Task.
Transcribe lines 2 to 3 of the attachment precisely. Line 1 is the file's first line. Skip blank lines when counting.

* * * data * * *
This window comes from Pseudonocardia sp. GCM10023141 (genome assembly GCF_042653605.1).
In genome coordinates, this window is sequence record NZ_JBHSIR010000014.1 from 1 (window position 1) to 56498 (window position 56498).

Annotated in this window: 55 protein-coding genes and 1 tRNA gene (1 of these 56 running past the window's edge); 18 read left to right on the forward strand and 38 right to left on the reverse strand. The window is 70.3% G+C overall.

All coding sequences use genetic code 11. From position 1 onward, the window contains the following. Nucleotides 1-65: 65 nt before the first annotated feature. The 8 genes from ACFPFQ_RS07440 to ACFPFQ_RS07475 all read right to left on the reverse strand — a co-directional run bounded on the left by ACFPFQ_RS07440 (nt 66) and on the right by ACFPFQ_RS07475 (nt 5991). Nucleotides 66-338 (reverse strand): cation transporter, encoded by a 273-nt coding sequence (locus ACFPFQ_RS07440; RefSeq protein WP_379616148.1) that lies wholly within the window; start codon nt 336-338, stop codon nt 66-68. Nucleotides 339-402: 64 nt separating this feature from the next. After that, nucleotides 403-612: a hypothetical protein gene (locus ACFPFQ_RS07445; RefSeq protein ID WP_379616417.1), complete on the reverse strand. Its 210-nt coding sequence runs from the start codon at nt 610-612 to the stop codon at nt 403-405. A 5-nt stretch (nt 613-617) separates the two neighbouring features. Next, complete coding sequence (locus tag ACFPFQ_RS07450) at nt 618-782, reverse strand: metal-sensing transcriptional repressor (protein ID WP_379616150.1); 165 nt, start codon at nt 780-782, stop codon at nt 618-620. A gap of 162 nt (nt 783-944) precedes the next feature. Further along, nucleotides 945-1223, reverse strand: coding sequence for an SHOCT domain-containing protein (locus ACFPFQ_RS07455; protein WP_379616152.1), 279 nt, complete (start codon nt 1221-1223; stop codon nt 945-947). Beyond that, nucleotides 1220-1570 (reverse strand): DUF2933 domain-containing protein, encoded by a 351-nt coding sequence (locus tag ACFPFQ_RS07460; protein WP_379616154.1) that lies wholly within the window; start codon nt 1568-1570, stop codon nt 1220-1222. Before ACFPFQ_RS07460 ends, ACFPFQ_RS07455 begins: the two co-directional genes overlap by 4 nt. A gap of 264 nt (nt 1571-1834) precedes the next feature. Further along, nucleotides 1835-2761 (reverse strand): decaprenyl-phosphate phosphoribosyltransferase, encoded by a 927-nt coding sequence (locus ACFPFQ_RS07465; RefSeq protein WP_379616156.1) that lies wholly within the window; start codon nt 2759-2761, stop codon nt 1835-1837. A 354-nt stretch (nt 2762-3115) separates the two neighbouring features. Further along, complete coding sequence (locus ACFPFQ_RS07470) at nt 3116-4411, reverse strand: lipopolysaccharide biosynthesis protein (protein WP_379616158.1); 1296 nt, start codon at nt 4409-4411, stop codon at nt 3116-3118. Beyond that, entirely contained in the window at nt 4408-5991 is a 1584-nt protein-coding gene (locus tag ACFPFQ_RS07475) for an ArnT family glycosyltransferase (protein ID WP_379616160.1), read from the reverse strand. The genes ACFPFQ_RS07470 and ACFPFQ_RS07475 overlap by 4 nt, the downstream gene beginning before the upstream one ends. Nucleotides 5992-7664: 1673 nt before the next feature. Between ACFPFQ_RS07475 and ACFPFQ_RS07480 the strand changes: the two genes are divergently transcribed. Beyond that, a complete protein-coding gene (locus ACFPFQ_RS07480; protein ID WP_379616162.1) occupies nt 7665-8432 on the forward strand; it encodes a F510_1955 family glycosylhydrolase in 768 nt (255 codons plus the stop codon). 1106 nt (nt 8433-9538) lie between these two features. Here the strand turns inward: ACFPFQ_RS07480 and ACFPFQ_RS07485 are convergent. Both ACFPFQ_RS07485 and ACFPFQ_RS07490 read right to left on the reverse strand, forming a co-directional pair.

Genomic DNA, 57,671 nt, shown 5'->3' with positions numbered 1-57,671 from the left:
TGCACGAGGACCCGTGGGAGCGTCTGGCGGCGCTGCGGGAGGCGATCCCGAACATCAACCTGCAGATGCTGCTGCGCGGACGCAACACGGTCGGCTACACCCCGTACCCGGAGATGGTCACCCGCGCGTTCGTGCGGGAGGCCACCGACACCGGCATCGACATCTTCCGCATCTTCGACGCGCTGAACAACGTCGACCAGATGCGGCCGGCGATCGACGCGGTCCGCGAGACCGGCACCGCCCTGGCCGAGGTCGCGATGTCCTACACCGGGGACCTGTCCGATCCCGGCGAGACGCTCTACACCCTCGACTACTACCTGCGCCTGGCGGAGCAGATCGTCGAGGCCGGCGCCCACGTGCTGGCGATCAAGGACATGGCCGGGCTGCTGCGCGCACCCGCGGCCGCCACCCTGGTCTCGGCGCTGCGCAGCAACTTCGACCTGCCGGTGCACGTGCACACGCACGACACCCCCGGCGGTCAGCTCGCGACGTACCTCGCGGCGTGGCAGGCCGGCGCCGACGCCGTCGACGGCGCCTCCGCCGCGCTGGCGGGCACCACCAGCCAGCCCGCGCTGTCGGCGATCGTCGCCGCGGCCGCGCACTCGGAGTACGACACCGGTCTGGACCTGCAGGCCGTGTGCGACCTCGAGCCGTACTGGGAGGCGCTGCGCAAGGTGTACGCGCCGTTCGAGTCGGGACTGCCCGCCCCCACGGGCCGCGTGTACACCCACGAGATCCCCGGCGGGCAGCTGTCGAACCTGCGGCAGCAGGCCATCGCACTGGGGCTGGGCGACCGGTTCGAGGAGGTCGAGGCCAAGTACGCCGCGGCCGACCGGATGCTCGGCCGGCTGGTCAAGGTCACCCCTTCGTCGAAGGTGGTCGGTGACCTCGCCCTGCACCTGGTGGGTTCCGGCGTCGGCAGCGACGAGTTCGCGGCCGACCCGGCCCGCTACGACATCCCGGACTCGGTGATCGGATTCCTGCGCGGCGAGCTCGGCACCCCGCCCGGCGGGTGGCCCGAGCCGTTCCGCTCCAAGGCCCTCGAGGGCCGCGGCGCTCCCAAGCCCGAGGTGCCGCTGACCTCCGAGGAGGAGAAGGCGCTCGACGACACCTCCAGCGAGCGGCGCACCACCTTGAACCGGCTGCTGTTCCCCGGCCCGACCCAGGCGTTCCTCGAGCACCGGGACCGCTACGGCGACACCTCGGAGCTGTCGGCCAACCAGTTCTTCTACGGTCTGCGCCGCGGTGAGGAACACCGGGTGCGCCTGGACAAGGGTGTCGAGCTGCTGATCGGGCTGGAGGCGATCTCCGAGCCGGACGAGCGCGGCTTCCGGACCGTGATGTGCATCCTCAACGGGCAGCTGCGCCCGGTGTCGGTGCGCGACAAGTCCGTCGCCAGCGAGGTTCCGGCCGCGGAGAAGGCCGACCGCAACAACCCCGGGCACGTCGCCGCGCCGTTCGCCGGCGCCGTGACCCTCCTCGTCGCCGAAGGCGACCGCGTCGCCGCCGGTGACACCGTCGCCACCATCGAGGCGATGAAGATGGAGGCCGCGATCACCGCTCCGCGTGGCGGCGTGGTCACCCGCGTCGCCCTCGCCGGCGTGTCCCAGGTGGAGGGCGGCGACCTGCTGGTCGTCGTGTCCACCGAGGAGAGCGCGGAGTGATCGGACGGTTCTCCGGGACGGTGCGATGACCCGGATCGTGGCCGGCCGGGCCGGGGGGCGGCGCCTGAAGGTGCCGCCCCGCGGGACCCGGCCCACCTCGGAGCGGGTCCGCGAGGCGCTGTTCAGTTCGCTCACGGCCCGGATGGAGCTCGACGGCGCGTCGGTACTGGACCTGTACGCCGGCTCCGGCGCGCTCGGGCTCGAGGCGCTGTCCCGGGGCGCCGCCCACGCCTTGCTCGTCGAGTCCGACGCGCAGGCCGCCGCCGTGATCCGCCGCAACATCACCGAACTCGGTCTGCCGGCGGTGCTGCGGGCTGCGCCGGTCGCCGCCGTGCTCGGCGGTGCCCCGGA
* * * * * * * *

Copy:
In genome coordinates, this window is sequence record NZ_JBHSIR010000014.1 from 1 (window position 1) to 56498 (window position 56498).

Annotated in this window: 55 protein-coding genes and 1 tRNA gene (1 of these 56 running past the window's edge); 18 read left to right on the forward strand and 38 right to left on the reverse strand. The window is 70.3% G+C overall.